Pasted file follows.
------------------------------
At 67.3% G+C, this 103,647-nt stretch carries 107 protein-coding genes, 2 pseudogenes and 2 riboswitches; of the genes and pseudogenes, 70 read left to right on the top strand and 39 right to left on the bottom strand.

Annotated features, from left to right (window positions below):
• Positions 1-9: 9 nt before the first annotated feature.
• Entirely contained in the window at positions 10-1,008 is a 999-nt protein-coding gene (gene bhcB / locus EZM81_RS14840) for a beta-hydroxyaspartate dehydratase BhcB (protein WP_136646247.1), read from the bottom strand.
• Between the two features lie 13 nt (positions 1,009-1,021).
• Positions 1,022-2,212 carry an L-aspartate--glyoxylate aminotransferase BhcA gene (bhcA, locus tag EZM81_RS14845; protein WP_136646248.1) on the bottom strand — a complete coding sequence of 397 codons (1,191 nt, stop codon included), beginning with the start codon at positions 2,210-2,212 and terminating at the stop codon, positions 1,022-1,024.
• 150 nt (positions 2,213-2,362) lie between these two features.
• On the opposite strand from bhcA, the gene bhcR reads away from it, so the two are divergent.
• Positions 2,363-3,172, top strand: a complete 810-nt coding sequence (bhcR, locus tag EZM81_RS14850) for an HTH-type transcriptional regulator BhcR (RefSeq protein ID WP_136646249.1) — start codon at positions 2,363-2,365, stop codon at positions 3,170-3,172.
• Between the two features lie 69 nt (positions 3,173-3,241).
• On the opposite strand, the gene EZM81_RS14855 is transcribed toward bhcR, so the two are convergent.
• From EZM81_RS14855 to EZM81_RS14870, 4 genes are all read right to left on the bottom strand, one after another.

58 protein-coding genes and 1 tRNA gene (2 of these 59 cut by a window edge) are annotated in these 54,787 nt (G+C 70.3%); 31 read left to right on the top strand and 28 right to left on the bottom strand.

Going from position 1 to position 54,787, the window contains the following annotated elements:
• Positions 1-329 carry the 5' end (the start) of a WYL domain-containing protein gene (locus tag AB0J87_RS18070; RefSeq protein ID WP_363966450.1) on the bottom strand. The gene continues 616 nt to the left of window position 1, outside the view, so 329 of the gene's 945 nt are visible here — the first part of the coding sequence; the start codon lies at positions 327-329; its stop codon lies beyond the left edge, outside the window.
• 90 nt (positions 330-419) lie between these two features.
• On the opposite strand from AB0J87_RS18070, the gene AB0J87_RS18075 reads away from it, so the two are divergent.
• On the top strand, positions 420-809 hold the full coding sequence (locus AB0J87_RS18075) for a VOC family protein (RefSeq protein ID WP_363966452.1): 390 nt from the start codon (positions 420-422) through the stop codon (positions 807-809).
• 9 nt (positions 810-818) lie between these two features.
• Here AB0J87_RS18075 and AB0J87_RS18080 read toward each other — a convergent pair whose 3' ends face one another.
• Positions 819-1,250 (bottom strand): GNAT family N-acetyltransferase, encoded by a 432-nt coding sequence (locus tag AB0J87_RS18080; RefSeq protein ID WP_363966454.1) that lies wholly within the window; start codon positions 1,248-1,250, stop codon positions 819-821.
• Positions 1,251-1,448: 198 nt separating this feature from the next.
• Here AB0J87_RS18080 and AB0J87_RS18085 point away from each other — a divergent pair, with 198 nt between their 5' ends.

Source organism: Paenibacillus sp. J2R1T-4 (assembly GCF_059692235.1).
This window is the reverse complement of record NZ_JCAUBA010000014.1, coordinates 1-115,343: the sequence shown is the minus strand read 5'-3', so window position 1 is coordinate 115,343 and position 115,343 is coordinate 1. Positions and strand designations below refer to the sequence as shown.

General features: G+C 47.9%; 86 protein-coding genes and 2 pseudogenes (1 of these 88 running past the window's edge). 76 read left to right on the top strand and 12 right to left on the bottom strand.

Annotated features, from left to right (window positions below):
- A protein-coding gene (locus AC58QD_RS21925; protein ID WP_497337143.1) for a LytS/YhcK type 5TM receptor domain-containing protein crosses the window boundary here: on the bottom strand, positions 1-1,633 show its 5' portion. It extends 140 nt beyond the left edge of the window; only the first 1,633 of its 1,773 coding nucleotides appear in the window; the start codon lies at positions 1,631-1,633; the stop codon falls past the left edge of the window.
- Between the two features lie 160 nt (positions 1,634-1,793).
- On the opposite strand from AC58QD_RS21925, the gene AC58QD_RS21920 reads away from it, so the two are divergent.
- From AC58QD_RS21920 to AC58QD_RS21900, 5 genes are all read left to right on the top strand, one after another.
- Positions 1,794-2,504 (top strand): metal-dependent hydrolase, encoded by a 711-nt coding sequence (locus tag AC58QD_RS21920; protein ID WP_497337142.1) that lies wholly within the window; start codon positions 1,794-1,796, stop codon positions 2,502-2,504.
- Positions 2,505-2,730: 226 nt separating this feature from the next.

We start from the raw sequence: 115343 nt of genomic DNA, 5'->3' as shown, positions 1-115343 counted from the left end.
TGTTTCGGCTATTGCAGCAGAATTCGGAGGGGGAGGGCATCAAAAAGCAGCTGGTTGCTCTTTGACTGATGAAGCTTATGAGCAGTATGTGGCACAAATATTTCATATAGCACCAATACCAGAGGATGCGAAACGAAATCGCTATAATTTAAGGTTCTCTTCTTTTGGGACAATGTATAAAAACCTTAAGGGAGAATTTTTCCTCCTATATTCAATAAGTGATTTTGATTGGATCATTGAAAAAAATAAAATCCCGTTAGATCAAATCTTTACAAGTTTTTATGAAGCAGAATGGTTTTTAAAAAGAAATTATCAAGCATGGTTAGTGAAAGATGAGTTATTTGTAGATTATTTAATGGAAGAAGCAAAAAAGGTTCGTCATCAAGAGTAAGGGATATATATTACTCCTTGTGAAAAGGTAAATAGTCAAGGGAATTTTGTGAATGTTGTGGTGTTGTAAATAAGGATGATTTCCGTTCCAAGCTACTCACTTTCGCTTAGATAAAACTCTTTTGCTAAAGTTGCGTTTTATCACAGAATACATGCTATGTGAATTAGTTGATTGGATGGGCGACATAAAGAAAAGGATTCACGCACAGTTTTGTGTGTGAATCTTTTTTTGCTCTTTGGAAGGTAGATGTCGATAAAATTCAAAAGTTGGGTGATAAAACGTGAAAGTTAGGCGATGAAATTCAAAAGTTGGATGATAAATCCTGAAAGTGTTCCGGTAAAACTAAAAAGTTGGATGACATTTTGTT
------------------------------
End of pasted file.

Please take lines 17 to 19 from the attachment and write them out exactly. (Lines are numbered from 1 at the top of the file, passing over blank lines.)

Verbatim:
• On the opposite strand from AB0J87_RS18070, the gene AB0J87_RS18075 reads away from it, so the two are divergent.
• On the top strand, positions 420-809 hold the full coding sequence (locus AB0J87_RS18075) for a VOC family protein (RefSeq protein ID WP_363966452.1): 390 nt from the start codon (positions 420-422) through the stop codon (positions 807-809).
• 9 nt (positions 810-818) lie between these two features.